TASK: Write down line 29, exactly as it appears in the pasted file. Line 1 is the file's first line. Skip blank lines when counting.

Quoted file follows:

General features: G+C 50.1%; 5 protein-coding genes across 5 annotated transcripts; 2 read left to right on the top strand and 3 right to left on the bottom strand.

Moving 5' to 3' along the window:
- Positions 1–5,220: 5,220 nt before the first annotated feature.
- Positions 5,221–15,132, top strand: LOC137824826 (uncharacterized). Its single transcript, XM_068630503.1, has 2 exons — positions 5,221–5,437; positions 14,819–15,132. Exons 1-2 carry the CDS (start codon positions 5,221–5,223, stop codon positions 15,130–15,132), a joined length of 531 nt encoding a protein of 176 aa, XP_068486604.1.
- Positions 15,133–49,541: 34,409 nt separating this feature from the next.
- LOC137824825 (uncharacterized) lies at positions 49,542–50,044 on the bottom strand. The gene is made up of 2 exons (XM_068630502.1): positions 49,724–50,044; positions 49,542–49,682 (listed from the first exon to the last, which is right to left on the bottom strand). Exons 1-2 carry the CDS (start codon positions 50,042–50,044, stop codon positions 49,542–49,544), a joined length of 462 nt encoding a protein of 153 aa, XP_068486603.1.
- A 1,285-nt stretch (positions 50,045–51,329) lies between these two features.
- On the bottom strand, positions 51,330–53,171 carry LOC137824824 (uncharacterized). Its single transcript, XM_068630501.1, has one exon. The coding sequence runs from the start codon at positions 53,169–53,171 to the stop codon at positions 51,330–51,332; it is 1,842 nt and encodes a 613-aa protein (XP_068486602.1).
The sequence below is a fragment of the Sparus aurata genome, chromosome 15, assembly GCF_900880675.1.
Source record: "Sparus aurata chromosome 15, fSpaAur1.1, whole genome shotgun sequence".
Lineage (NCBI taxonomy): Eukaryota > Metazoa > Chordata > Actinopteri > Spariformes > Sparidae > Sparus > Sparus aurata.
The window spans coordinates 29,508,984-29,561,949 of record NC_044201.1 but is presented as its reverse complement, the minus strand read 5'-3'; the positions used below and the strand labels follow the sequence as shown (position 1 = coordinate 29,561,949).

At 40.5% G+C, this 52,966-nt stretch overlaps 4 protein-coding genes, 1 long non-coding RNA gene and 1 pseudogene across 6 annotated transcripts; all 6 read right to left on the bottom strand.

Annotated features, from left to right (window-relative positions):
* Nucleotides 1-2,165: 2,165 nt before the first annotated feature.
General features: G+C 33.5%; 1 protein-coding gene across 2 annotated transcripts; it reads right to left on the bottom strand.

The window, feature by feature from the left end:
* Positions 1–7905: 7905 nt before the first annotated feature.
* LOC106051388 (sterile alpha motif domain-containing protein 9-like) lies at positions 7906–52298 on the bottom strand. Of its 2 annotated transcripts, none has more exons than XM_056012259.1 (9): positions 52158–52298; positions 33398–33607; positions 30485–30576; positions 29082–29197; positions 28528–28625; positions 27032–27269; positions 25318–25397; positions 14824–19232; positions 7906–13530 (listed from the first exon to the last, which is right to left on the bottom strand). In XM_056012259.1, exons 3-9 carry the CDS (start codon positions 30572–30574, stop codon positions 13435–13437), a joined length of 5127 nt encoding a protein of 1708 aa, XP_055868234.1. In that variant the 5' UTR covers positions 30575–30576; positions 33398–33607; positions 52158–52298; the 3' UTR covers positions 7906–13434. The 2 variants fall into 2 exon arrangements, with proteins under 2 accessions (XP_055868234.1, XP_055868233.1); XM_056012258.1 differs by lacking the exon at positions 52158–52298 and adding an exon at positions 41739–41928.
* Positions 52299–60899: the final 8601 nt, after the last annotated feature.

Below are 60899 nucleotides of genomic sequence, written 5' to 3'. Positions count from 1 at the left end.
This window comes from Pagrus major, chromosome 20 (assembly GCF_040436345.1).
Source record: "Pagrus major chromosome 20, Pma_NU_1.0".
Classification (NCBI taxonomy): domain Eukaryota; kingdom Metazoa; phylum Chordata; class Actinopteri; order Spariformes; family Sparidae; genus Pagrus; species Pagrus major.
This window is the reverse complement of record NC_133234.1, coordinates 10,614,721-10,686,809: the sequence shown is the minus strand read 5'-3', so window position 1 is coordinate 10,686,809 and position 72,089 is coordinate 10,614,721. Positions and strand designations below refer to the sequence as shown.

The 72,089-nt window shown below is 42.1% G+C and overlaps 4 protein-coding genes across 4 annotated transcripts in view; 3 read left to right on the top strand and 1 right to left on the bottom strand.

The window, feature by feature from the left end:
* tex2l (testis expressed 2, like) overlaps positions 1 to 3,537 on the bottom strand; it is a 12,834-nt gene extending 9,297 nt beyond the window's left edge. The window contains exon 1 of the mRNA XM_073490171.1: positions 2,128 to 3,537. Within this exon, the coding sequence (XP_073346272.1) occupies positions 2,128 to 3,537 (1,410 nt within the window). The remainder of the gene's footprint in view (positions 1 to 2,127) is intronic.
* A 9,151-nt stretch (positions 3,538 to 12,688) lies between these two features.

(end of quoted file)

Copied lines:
* A 9,151-nt stretch (positions 3,538 to 12,688) lies between these two features.